“Daddy…I bumped my head”….
I’m sure all parents can relate to the thought that their child can be “accident prone” and considers asking the question when their child keeps bumping into things “is there something wrong with my child?”. Be at ease parents, it is very unlikely that there is something wrong, but if you do feel concerned do take your child to be seen by a specialist as your child may have symptoms of dyspraxia.
As children grow they tend to be clumsy as a result of them trying to master new skills such as standing, running, jumping, running with objects in their hands and understanding their depth perception. As they are adjusting to their new height and senses, its no wonder they are clumsy. Think of a young lady starting to walk in high heels for the first time, at first they may stumble, trip and wobble but then after a while the body’s proprioception (definition here) starts to balance out the new height that has been added.
“This is great A, we got a gist of why children fall over but what point are you trying to make in this post?”
Well… Today my daughter was being so awesome (like her daddy) as she was running around the nursery, tripped over and hit her head really hard against the wall (not like her daddy) that the Mrs was really concerned. Being a mother my wife promptly grabbed an icepack and placed it on to princess’ head whilst she was whimpering “I hit my head”. As a qualified first aid trainer I could see that she had not sustained a serious head injury and knowing this I had forgotten that my wife does not know symptoms of a head injury, so in this situation I may have portrayed myself as the father who gives his child “tough love”.
In this blog I will give you insight as to why I had such a calm demeanour in this matter.Here is what you may potentially see when a child or an adult has sustained a head injury.
Short term memory loss
Pale, clammy skin
Brief period of unconsciousness (usually 3 minutes)
These above symptoms are signs of a concussion which is result of the brain being shaken within the skull. Usually the adult or child should recover completely if there are no other complications at hand.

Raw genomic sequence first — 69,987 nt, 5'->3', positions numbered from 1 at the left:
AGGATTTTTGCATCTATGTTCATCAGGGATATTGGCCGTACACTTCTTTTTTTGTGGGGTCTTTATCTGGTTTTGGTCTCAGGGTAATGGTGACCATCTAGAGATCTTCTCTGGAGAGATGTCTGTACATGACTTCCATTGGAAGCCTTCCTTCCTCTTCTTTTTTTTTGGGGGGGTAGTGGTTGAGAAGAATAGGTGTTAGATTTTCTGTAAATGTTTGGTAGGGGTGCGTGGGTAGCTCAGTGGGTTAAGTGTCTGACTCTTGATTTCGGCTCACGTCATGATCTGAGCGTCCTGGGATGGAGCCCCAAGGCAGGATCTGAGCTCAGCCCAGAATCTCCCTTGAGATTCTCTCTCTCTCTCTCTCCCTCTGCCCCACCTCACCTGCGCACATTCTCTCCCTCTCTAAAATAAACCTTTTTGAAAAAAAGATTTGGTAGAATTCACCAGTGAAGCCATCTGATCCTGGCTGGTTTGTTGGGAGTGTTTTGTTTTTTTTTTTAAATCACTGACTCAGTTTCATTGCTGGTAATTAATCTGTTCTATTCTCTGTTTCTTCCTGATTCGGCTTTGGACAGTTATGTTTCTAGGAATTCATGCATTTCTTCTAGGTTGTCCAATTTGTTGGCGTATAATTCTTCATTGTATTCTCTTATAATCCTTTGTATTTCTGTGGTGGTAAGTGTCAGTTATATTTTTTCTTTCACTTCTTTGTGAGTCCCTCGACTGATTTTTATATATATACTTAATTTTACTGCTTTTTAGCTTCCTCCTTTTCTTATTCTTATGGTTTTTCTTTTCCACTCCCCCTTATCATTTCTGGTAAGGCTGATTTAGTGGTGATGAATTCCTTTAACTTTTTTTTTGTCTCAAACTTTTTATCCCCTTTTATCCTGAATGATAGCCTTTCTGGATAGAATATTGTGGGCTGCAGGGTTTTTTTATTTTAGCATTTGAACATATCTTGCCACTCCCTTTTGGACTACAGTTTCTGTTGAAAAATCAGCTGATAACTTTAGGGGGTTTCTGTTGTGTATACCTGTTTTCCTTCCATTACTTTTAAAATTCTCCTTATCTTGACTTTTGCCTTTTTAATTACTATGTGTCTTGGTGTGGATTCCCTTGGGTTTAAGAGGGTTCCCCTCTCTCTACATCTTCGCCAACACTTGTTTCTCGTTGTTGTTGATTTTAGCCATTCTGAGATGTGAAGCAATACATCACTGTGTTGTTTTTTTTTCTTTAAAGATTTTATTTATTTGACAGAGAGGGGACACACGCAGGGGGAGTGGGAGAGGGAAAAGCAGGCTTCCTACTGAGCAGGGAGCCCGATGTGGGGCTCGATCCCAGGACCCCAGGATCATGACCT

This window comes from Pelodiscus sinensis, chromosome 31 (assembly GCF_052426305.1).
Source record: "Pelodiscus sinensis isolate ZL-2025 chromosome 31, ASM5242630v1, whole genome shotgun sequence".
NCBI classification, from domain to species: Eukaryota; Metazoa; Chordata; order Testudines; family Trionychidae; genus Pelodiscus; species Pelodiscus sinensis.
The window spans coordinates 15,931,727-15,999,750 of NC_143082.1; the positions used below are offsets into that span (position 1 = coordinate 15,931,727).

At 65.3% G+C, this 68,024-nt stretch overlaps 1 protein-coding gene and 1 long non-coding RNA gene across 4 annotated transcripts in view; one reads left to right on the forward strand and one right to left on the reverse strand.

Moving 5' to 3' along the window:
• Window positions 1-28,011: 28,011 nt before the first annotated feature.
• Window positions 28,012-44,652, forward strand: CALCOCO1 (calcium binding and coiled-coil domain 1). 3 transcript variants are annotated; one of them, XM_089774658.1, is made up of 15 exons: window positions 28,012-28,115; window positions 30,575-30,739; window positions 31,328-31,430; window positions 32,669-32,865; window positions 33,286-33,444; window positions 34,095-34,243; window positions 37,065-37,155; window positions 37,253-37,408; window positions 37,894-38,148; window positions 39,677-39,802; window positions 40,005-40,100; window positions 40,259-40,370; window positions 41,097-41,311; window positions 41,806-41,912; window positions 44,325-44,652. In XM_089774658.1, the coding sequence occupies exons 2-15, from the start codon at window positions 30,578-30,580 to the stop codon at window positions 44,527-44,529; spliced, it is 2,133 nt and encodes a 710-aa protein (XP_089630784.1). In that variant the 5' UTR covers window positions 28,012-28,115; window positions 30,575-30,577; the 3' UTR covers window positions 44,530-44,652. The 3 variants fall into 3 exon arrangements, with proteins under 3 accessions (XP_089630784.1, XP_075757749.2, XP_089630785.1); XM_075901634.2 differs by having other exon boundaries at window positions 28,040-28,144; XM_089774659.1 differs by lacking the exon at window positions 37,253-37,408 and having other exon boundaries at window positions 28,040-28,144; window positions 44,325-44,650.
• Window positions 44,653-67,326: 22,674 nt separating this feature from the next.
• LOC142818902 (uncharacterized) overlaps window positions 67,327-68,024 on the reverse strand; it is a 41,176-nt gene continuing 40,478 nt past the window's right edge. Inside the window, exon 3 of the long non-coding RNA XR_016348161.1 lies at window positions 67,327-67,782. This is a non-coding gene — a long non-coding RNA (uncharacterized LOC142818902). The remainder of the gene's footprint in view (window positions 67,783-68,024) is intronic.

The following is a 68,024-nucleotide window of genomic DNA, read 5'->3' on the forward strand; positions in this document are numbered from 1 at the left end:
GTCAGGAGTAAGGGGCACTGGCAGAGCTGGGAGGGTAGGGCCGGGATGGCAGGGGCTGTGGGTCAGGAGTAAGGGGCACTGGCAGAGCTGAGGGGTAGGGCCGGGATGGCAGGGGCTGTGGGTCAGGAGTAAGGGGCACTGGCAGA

If it were a serious head injury like a compression, where the brain is under a lot of pressure caused by bleeding or swelling within the skull. Here are the symptoms you may encounter.
Deteriorating levels of response
Loss of consciousness
Condition becomes worse, Fits may occur and there is no recovery
Deep, noisy, slow breathing due to pressure on the area of the brain that controls breathing.
Unequal pupil size / both pupils may dilate due to the increasing pressure on the brain.
Leakage of blood or fluid from the ear or nose.
Please be aware that a compression may occur as a result from a skull fracture (broken bone). Usually when a head injury is this serious you would be able to see a soft depression on the scalp, deformity on the head or the lack of symmetry, bruising around one or both eyes or blood in the white of the eyes.
Had my daughter experienced any of the above?
Not even the slightest, she sang the majority of the way home. However this does not mean that she is completely okay, I had to assess her behaviour throughout the drive home and had to discern whether or not she needed extra medical attention.
Parents, friends, siblings, neighbours and co-workers if you are in any doubt please call 999/112/111, better to save a life than being macho about an injury.